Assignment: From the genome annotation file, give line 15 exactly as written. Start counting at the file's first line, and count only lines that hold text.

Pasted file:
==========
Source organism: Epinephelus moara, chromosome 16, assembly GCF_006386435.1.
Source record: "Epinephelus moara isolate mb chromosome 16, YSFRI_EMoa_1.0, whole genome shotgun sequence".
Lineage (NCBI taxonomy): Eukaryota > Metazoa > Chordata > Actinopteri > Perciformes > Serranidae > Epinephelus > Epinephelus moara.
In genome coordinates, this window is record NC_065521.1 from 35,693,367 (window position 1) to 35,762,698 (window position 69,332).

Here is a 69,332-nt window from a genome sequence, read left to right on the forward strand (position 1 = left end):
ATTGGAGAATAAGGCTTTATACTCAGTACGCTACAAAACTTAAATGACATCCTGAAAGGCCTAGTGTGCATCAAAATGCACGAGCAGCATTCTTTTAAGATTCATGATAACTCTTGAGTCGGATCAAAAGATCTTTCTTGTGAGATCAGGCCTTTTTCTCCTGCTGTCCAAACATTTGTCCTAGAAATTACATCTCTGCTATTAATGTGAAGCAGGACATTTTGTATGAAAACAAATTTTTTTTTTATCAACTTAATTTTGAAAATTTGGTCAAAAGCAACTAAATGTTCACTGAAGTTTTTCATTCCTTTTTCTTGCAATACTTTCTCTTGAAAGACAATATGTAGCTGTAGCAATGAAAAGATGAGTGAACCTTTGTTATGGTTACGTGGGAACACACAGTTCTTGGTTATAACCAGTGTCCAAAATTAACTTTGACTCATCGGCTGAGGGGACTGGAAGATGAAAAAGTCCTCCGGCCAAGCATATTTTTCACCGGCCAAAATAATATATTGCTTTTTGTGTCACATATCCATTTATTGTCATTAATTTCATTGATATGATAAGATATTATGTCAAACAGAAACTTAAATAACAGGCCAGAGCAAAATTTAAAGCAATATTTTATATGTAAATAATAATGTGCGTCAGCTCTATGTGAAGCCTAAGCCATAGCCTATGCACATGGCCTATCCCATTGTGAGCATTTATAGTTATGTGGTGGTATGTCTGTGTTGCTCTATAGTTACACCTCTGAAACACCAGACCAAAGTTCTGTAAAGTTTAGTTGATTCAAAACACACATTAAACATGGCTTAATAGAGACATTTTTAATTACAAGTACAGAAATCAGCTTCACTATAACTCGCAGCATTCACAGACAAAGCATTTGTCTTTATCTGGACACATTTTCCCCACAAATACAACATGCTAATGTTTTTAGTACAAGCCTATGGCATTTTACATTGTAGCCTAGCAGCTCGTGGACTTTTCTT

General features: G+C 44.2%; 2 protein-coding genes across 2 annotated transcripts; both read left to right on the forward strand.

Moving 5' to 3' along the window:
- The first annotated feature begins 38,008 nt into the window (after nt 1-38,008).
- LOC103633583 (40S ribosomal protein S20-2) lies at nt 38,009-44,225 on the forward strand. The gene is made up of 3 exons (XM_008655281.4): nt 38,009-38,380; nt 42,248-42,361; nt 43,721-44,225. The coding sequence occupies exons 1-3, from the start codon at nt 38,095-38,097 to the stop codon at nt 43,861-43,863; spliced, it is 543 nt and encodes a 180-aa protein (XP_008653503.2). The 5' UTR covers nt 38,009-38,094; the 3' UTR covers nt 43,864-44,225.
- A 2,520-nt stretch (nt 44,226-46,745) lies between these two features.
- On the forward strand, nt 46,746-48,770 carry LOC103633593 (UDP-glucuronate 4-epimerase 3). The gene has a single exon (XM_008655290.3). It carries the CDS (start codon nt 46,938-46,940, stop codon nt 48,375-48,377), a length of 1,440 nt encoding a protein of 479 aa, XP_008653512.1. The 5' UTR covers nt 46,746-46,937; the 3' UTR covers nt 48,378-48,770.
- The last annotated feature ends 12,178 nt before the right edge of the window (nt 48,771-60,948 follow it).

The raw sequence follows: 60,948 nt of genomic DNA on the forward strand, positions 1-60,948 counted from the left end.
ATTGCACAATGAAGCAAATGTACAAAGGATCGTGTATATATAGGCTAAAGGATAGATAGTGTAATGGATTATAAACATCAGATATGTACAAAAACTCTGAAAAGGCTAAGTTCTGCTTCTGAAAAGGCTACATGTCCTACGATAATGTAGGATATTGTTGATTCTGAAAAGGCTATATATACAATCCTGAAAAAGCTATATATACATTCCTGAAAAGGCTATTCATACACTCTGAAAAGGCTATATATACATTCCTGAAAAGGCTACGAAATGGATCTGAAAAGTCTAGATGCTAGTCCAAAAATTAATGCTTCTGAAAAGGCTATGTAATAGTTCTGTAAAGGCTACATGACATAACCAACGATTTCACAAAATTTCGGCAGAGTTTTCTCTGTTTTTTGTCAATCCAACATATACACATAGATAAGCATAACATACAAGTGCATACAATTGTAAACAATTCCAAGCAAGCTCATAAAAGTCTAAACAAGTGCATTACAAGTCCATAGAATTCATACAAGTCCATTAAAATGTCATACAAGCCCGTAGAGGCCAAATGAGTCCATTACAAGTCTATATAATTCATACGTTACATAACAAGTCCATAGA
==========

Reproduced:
ATTGCACAATGAAGCAAATGTACAAAGGATCGTGTATATATAGGCTAAAGGATAGATAGTGTAATGGATTATAAACATCAGATATGTACAAAAACTCTGAAAAGGCTAAGTTCTGCTTCTGAAAAGGCTACATGTCCTACGATAATGTAGGATATTGTTGATTCTGAAAAGGCTATATATACAATCCTGAAAAAGCTATATATACATTCCTGAAAAGGCTATTCATACACTCTGAAAAGGCTATATATACATTCCTGAAAAGGCTACGAAATGGATCTGAAAAGTCTAGATGCTAGTCCAAAAATTAATGCTTCTGAAAAGGCTATGTAATAGTTCTGTAAAGGCTACATGACATAACCAACGATTTCACAAAATTTCGGCAGAGTTTTCTCTGTTTTTTGTCAATCCAACATATACACATAGATAAGCATAACATACAAGTGCATACAATTGTAAACAATTCCAAGCAAGCTCATAAAAGTCTAAACAAGTGCATTACAAGTCCATAGAATTCATACAAGTCCATTAAAATGTCATACAAGCCCGTAGAGGCCAAATGAGTCCATTACAAGTCTATATAATTCATACGTTACATAACAAGTCCATAGA